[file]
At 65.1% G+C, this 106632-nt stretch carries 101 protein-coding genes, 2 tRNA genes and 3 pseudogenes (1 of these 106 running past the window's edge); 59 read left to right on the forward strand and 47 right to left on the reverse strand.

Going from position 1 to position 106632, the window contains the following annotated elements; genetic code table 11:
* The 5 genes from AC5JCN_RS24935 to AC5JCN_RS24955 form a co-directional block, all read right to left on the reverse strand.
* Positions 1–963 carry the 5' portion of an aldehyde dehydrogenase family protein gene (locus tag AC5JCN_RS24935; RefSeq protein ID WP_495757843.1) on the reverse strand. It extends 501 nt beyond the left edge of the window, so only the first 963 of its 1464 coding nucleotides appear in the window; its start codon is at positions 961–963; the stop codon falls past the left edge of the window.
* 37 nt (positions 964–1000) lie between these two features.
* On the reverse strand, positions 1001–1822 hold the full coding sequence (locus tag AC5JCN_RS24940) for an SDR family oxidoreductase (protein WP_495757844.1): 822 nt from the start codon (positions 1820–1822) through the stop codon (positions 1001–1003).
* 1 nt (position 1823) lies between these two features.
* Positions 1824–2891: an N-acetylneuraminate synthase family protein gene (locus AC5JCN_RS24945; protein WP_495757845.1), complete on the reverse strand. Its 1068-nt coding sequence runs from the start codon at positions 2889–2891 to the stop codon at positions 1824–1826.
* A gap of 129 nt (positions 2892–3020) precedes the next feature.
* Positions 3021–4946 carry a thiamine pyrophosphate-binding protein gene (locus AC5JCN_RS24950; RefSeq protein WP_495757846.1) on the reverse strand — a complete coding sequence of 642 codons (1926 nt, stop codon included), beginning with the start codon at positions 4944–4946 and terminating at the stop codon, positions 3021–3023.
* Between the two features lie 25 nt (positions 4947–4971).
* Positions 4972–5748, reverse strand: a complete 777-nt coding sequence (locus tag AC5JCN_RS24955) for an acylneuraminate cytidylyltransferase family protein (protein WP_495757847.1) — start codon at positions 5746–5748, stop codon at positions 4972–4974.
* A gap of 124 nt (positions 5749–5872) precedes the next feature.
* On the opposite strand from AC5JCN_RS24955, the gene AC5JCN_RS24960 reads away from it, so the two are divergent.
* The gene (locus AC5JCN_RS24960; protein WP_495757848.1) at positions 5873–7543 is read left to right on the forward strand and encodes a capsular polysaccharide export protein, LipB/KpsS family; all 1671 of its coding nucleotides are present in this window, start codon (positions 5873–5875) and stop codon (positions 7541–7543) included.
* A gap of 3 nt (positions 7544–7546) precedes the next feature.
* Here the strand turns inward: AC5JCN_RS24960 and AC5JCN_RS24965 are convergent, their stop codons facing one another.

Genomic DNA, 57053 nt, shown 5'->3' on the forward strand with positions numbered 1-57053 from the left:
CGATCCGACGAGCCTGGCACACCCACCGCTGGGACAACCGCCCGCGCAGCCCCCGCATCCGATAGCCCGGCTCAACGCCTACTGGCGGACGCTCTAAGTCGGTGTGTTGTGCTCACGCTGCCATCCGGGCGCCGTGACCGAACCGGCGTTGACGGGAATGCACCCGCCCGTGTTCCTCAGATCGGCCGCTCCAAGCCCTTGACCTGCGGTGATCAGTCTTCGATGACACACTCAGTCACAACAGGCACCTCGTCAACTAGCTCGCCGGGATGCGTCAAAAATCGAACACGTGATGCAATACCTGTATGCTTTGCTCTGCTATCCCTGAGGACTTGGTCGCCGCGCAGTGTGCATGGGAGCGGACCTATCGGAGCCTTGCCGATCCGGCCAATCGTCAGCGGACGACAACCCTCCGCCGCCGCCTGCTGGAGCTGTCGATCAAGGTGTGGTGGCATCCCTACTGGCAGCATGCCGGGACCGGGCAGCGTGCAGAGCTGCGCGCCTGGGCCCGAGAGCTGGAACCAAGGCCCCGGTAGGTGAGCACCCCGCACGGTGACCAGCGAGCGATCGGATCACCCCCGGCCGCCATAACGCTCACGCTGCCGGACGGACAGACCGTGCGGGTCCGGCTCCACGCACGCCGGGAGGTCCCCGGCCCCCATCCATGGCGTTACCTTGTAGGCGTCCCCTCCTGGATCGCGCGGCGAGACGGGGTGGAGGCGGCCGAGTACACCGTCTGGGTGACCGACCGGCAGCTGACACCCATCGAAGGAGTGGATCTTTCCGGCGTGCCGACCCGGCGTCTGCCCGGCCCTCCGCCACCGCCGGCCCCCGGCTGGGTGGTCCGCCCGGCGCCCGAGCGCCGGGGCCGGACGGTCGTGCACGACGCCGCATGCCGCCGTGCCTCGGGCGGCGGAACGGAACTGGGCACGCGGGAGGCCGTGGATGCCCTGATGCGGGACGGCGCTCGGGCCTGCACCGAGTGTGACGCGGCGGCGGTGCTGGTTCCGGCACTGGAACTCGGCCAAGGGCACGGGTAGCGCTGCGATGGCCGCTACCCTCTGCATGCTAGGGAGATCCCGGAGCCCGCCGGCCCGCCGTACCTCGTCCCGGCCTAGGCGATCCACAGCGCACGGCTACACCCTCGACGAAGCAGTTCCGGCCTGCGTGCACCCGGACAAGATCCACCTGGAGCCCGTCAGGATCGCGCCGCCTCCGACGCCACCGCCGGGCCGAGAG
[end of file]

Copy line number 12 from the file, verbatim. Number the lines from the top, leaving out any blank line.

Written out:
* Positions 4972–5748, reverse strand: a complete 777-nt coding sequence (locus tag AC5JCN_RS24955) for an acylneuraminate cytidylyltransferase family protein (protein WP_495757847.1) — start codon at positions 5746–5748, stop codon at positions 4972–4974.